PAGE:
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Ask The Experts: Diabetes leading to gum disease

Gum disease is a chronic infection of the tissues that surround and support the teeth, and people with diabetes are more prone to getting it if they have poor blood sugar control.
Gum disease is a chronic infection of the tissues that surround and support the teeth, and people with diabetes are more prone to getting it if they have poor blood sugar control.ST FILE PHOTO

Q I am diabetic and heard that I can get gum disease because of my illness. Is this possible and why is this so? Does diabetes lead to tooth loss?

A Yes, gum disease is one of the lesser-known complications of diabetes, a disease characterised by high blood sugar levels.

Also known as periodontal disease, gum disease is a chronic infection of the tissues that surround and support your teeth. It can lead to tooth loss but is preventable.

People with diabetes are more prone to this disease if they have poor blood sugar control.

Type 1 diabetes, which typically develops before the age of 21, is caused by the body's inability to produce a hormone called insulin, which controls blood sugar levels.

On the other hand, Type 2 diabetes is caused by the body's inability to make use of insulin to control blood sugar levels. It typically develops after the age of 40.

High blood sugar levels can lead to various complications, such as fatigue, dry mouth, blindness, poor wound healing, nerve diseases, kidney diseases and gum disease.

Dry mouth happens when there is a lack of saliva in the mouth. This can lead to the accumulation of bacterial plaque on your teeth.

Plaque accumulation will, in turn, lead to fungal and bacterial infections like tooth decay and gum disease. These can lead to tooth loss if left unchecked.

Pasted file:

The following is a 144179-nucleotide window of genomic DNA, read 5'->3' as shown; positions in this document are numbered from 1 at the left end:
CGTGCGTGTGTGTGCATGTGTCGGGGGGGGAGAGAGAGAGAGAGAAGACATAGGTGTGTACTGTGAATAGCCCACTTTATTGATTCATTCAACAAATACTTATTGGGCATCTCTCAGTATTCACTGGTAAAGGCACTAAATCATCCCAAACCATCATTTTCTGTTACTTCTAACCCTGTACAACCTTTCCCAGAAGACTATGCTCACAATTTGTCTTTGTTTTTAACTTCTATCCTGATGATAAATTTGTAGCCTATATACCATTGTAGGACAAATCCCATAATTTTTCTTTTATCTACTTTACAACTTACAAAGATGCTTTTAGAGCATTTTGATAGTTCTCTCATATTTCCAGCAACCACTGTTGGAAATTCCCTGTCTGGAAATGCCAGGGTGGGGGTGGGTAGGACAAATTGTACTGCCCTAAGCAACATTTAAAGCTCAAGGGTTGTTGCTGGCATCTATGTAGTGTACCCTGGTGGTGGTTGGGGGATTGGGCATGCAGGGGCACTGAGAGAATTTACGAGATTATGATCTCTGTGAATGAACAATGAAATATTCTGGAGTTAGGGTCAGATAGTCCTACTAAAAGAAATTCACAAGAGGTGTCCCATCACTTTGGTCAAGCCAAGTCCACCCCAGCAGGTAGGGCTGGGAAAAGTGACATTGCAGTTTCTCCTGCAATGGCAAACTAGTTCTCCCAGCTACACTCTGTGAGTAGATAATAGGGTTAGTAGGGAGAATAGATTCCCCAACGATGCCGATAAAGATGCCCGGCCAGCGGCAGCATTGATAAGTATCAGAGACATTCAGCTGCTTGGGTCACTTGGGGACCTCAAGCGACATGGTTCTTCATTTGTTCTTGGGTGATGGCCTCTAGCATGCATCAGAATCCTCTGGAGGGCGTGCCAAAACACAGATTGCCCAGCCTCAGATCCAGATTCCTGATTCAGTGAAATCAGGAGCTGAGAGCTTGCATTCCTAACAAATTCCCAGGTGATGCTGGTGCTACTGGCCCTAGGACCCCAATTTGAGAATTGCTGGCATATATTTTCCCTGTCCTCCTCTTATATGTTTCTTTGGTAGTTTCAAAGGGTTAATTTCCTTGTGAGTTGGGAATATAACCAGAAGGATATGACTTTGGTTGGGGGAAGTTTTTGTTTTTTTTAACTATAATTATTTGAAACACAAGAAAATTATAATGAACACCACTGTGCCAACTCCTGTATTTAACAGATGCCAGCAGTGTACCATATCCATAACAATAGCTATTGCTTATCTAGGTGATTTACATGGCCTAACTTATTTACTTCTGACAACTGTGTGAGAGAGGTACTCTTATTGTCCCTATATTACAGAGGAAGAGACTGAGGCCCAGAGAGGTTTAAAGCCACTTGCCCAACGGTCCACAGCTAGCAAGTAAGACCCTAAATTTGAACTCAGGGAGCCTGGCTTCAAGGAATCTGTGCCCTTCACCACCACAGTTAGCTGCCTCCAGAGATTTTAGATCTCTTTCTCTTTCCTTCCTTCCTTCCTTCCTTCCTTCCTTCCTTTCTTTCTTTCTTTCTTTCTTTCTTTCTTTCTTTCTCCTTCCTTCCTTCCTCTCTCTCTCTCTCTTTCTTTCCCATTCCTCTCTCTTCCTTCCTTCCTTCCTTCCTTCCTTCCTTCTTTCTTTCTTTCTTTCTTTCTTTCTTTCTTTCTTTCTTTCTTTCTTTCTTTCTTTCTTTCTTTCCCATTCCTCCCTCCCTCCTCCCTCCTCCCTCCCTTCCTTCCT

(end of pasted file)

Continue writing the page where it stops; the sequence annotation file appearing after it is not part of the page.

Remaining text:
Also, high blood sugar levels can weaken your immune system.

When a patient with diabetes has a weak immune system, he is more prone to gum disease, as it is caused by bacterial infection in the gums.

Last but not least, diabetes can cause the gums to weaken.

Patients with weak gums are also more prone to gum disease because the bacterial activity in the mouth can easily affect the gums.

When the gums are weakened and start to recede, the support around the teeth will be lost. Teeth can eventually fall out.

This is why people with diabetes should go for regular dental check-ups. It is particularly important because gum disease can be easily treated in the early stages of the disease.

Dr Ang Chee Wan, Clinical director and dental specialist in periodontics, T32 Dental Group (Specialist Division)

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A version of this article appeared in the print edition of The Straits Times on November 21, 2017, with the headline 'Ask The Experts: Diabetes leading to gum disease'. Print Edition | Subscribe